Wednesday, January 21, 2015

Dancing with Lord Krishna

Faint Promise of Rain, Anjali Mitter Duva

I learned about this book from a Book Riot podcast that offered suggestions for reading more diversely, particularly among South Asian authors.  I wrote down a slew of authors' names and book titles as I watched.  I immediately focused on this book because of its setting: among a family of temple dancers, living in India in the mid-1500s.  It sounded so intriguing, unlike anything I'd read before.

The story opens in 1611 and then quickly jumps back to 1554, the day that a daughter, Adhira, is born to Girija and her husband Gandar.  She is their fourth and last child.  Her father is the dance master of the temple of Krishna that lies just outside Jaisalmer, a walled citadel in Rajasthan in northern India.  Gandar teaches the devadasis, the women dedicated to Krishna as temple dancers.  They dance daily in honor and worship within the temple, as well as at at major holidays and important events like a raja's coronation.  Through their dancing they are vessels for the god's blessings to flow to his servants.  They are spiritually married to Krishna and are treated as holy themselves.  No one may touch them, but after they dance, people rush to collect the dust their feet touched.  There is however one major and unpleasant exception to the no-touching rule: once a devadasi reaches womanhood, she is auctioned off to the highest bidder, who becomes her patron.  He is expected to support her and her family with generous gifts.  In a particularly frustrating bit of double-standard, a devadasi must sleep with her patron whenever he summons her, but that makes her "impure," so she isn't allowed to dance for a few days.  Any female child she bears him is destined to become a devadasi in turn, though girls born to outsiders can be accepted into the temple.  In fact, like medieval convents, the temple can be a good place to deposit an extra unwanted daughter.

I found the whole temple fascinating, particularly the descriptions of the dances, which tell stories of Hinduism's gods and heroes.  Often one dancer presents the whole story, shifting from character to character, embodying men and women, gods and goddesses, even animals and natural forces. According to the author's note, Anjali Mitter Duva is the co-founder of "an organization that teaches and presents India's classical kathak dance," as Gandar is teaching it to his students.  She makes the dances come alive, even for someone like me with only an outsider's knowledge of Hinduism and ritual dance.

Equally interesting to me was the story of Adhira and her family.  She narrates the story, looking back over her life.  In a neat bit of story-telling, she explains that late in life she has been given a gift by the gods:
     I am not sure why they acted as they did, or how they chose what knowledge to grant me and what to keep concealed, but I was given insight into the thoughts and feelings of others. Was it a moment of selfishness on the part of Brahma, Vishnu and Shiva? Was it for our dance? I cannot presume it was just for me. Whatever the reason, I came, in hindsight, to know the minds and hearts of some of those closest to me when I was a child, a knowledge that allows me to tell this story.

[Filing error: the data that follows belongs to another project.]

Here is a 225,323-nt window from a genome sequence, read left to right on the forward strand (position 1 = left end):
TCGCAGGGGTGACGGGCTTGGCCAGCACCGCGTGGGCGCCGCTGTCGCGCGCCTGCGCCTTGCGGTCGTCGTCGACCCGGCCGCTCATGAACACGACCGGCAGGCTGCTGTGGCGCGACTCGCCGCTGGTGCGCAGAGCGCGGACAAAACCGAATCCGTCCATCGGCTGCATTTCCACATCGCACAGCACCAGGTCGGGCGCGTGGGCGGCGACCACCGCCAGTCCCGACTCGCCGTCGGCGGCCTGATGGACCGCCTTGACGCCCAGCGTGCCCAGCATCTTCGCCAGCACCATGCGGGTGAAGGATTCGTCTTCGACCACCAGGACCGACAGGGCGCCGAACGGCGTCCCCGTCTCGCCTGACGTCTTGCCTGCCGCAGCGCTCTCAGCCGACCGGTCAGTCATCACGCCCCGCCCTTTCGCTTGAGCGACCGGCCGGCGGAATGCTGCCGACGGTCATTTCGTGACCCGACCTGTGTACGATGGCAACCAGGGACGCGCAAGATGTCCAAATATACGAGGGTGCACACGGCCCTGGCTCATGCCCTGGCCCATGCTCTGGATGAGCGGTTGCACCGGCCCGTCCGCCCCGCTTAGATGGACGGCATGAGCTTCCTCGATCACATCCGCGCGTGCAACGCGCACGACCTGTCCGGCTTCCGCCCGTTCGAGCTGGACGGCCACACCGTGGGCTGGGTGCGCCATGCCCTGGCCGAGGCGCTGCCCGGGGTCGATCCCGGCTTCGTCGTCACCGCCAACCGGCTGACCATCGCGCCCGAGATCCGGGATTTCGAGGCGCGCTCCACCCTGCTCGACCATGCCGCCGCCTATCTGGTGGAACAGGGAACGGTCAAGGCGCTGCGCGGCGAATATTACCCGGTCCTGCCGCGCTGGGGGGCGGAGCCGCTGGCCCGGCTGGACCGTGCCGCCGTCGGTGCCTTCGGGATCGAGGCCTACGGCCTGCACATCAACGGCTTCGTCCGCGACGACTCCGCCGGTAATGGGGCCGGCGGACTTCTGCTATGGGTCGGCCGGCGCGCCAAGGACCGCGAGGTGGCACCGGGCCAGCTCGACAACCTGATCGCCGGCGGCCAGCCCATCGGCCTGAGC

It is not my story alone, therefore, but it is mine alone to tell.
This allows Adhira to tell us of conversations and events that took place when she wasn't present.

Almost from the moment of her birth, her father assumes that she will become a devadasi, though she is not born to it, since her mother Girija is not one herself.  It is clear from infancy however that Adhira will dance - that she is compelled to dance.  Equally she is drawn to Krishna himself, with a strong faith and a desire to serve him through the dance.  But her mother does not want her to follow that life, nor does her older brother Mahendra.  Though trained by his father and an excellent dancer himself, he is determined instead to fight against the Muslims pushing south into India.  A second brother, Hari Dev, was born with twisted legs, but the dance runs through him too, as patterns in his mind that he tries to share with his ultra-traditional father.

I enjoyed this book so much.  I was particularly drawn to Girija, trying both to protect her children and to give them the freedom their father would deny them.  Though she is outside the life of dance in the temple, she draws strength from her friendship with Manavi, the senior devadasi.  Manavi's own daughter and granddaughter serve with her among the dancers, and she understands that Girija wants a different path for hers.

I see from the author's note that Anjali Mitter Duva is working on a second book, set in Lucknow in the 19th century.  I'm guessing that the Mutiny will play a part in that story.  I'm already looking forward to reading it.


  1. Oh this sounds fascinating! I read a bit about the devadasi traditions in 2010 or so (I forget why), and I wished I could know more about what their everyday lives are like (I'm assuming Duva's research is solid). Goody! And my library has it!

    1. Jenny, she mentions in an afterword that there aren't a lot of records for the period, so she had to fill in some gaps. I think her research has focused on the dances.


Thank you for taking the time to read, and to comment. I always enjoy hearing different points of view about the books I am reading, even if we disagree!